A Bible Study exploring all the 3:16s in the Bible as they illuminate
- the Human Condition
- God’s Revelation of His Plan
- God’s Fulfillment of His Plan
- Our Response (Current location of study)
“For who were those who heard and yet rebelled? Was it not all those who left Egypt led by Moses?” – Hebrews 3:16
The last segment (although it will be about 20 sessions long) of this 3:16 Bible Study is Our Response. We have looked at what the Bible says about the state of the Human Condition, how God chose to reveal His plan of redemption and salvation through Scripture, how God worked to bring about the fulfillment of that plan, and now we turn to how we should act in response to these details.
This week we look at Hebrews 3:7-19. I wrote a post about this during my Hebrews study and you can read that here if you wish. The author of Hebrews begins in verses 7-11 by quoting Psalm 95:7-11.
Therefore, as the Holy Spirit says,
“Today, if you hear his voice,
do not harden your hearts as in the rebellion,
on the day of testing in the wilderness,
where your fathers put me to the test
and saw my works for forty years.
Therefore I was provoked with that generation,
and said, ‘They always go astray in their heart;
they have not known my ways.’
As I swore in my wrath,
‘They shall not enter my rest.’”
The author correctly identifies the Holy Spirit as the author of that Psalm, as He is of all of Scripture. The Psalm begins with a song of worship of God and then says, “Today, if you hear his voice, do not harden your hearts as in the rebellion, …” It references, of course, the history of Israel being sentenced to wandering in the desert after continuing to rebel against God’s commands. It’s interesting to me that a psalm of praise turns so quickly to a warning about being disobedient to God’s voice. Yet, I think that simply confirms the fickleness of the human heart. The Israelites were worshipping God with their whole heart at the giving of the ten commandments, and yet in a very few days they had willfully abandoned Moses and returned to idolatry. It is this context that the author of Hebrews now turns.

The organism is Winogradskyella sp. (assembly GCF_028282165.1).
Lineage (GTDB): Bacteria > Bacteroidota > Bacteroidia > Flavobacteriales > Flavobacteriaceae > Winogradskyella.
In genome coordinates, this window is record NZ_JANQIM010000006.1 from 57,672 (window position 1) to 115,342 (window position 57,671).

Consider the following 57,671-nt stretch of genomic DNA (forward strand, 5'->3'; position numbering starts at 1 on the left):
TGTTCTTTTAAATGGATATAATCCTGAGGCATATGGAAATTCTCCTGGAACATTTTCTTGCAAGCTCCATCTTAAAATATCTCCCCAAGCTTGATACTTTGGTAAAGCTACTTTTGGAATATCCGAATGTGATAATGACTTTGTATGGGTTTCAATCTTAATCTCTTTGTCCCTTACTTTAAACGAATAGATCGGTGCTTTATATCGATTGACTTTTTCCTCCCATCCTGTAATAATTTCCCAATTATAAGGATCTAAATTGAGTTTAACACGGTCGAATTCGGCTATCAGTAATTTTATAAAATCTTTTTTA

Take care, brothers, lest there be in any of you an evil, unbelieving heart, leading you to fall away from the living God.
The author of Hebrews now turns to the people (Jews) of his day (1st century A.D.). By calling them “brothers”, he identifies his own Jewishness with them. I believe that the book of Hebrews is addressed to Jews who have not yet decided to believe in Jesus as their Messiah and is a treatise meant to call them to belief. The author, in verse 12, is admonishing them not to miss the opportunity of belief and obedience that God has placed before them to obey the new covenant established through Jesus.
Alternatively, if he is admonishing Jewish Christians, he is still warning them against harboring sin in their hearts. As Adam Clarke’s Commentary on the Bible says, “Where there are so many snares and dangers it is impossible to be too watchful and circumspect. Satan, as a roaring lion, as a subtle serpent, or in the guise of an angel of light, is momentarily going about seeking whom he may deceive, blind, and devour; and, when it is considered that the human heart, till entirely renewed, is on his side, it is a miracle of mercy that any soul escapes perdition: no man is safe any longer than he maintains the spirit of watchfulness and prayer; and to maintain such a spirit, he has need of all the means of grace. He who neglects any of them which the mercy of God has placed in his power, tempts the devil to tempt him.”
But exhort one another every day, as long as it is called “today,” that none of you may be hardened by the deceitfulness of sin.